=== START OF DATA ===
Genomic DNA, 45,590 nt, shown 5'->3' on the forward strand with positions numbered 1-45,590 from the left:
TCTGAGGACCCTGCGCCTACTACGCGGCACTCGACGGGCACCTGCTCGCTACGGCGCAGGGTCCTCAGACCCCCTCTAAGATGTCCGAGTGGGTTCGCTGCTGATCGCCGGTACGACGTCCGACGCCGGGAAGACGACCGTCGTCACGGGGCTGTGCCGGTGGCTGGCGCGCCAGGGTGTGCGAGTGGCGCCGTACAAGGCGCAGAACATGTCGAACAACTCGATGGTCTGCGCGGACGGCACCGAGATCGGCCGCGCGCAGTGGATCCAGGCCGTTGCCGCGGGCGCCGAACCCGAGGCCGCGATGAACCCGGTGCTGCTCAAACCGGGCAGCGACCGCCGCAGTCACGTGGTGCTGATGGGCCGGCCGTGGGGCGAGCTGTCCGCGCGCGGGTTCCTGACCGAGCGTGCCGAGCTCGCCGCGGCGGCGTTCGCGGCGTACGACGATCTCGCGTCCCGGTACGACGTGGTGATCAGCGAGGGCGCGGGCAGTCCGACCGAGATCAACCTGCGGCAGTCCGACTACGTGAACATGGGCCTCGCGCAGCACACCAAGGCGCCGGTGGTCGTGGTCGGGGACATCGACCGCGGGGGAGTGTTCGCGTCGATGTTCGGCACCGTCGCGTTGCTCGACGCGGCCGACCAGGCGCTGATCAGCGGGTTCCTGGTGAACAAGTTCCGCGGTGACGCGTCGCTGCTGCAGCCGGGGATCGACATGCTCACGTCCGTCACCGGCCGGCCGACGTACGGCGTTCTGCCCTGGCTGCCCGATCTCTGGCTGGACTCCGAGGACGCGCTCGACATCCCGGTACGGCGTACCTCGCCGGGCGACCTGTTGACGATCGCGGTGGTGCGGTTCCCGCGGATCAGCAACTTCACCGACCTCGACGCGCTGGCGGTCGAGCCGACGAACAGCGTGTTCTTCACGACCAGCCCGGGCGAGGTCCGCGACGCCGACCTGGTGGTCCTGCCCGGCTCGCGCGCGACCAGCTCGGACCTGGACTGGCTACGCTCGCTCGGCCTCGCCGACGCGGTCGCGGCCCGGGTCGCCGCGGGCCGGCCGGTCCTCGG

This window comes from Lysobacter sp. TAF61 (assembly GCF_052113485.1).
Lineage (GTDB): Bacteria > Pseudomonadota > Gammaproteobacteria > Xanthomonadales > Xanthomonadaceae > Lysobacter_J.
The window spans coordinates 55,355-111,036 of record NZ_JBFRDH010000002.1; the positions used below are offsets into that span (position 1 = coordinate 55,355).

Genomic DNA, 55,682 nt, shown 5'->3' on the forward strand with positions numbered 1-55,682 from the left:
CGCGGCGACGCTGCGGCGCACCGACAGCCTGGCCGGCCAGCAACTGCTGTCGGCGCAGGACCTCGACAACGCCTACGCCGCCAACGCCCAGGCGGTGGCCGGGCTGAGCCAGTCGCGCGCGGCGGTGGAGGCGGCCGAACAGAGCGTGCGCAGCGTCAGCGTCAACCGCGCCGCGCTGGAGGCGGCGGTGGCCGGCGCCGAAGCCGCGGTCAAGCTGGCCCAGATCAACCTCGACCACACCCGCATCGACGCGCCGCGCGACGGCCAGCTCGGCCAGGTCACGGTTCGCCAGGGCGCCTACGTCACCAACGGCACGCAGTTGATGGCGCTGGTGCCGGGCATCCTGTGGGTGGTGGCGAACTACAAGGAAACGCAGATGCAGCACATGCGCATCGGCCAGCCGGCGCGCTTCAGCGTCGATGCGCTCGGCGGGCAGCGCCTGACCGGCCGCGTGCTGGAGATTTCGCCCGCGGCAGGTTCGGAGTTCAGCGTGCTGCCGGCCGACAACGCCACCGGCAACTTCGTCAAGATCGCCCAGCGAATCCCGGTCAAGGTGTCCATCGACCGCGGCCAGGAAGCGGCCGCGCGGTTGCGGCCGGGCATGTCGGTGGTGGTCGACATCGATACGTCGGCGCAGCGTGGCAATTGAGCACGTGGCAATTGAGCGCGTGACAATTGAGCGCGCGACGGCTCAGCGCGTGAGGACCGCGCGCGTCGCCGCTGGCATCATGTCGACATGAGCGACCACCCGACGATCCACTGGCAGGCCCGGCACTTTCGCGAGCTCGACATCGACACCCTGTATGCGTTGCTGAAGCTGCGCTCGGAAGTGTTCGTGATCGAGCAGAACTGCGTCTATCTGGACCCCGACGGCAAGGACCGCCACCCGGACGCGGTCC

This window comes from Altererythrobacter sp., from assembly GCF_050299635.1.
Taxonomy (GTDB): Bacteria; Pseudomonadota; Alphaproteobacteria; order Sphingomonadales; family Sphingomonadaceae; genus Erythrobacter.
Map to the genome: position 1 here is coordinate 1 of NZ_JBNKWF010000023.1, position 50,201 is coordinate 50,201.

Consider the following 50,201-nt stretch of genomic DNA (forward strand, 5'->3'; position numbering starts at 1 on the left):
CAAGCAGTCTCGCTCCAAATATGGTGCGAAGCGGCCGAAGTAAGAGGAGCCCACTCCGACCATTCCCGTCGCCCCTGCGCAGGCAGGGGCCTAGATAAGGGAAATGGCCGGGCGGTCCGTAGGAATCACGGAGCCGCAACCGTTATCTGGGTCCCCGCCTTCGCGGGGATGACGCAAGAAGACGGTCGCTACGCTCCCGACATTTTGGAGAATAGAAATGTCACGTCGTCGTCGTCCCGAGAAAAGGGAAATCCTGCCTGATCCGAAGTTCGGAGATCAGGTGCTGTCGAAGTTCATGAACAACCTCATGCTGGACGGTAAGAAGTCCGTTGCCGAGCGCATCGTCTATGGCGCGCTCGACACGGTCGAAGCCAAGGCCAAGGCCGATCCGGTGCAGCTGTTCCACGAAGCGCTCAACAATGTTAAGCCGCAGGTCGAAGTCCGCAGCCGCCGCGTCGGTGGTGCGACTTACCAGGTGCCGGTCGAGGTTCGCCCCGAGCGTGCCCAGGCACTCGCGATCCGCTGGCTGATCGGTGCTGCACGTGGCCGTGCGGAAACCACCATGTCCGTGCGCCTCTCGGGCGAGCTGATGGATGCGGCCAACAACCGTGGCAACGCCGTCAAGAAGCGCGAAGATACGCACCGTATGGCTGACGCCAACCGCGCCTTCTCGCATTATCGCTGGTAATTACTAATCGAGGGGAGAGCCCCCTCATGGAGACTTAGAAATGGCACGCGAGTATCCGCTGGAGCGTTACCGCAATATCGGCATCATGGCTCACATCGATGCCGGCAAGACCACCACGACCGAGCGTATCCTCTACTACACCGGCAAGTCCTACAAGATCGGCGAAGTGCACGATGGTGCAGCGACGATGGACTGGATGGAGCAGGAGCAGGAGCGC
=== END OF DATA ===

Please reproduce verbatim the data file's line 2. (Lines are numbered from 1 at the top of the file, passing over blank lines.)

TCTGAGGACCCTGCGCCTACTACGCGGCACTCGACGGGCACCTGCTCGCTACGGCGCAGGGTCCTCAGACCCCCTCTAAGATGTCCGAGTGGGTTCGCTGCTGATCGCCGGTACGACGTCCGACGCCGGGAAGACGACCGTCGTCACGGGGCTGTGCCGGTGGCTGGCGCGCCAGGGTGTGCGAGTGGCGCCGTACAAGGCGCAGAACATGTCGAACAACTCGATGGTCTGCGCGGACGGCACCGAGATCGGCCGCGCGCAGTGGATCCAGGCCGTTGCCGCGGGCGCCGAACCCGAGGCCGCGATGAACCCGGTGCTGCTCAAACCGGGCAGCGACCGCCGCAGTCACGTGGTGCTGATGGGCCGGCCGTGGGGCGAGCTGTCCGCGCGCGGGTTCCTGACCGAGCGTGCCGAGCTCGCCGCGGCGGCGTTCGCGGCGTACGACGATCTCGCGTCCCGGTACGACGTGGTGATCAGCGAGGGCGCGGGCAGTCCGACCGAGATCAACCTGCGGCAGTCCGACTACGTGAACATGGGCCTCGCGCAGCACACCAAGGCGCCGGTGGTCGTGGTCGGGGACATCGACCGCGGGGGAGTGTTCGCGTCGATGTTCGGCACCGTCGCGTTGCTCGACGCGGCCGACCAGGCGCTGATCAGCGGGTTCCTGGTGAACAAGTTCCGCGGTGACGCGTCGCTGCTGCAGCCGGGGATCGACATGCTCACGTCCGTCACCGGCCGGCCGACGTACGGCGTTCTGCCCTGGCTGCCCGATCTCTGGCTGGACTCCGAGGACGCGCTCGACATCCCGGTACGGCGTACCTCGCCGGGCGACCTGTTGACGATCGCGGTGGTGCGGTTCCCGCGGATCAGCAACTTCACCGACCTCGACGCGCTGGCGGTCGAGCCGACGAACAGCGTGTTCTTCACGACCAGCCCGGGCGAGGTCCGCGACGCCGACCTGGTGGTCCTGCCCGGCTCGCGCGCGACCAGCTCGGACCTGGACTGGCTACGCTCGCTCGGCCTCGCCGACGCGGTCGCGGCCCGGGTCGCCGCGGGCCGGCCGGTCCTCGG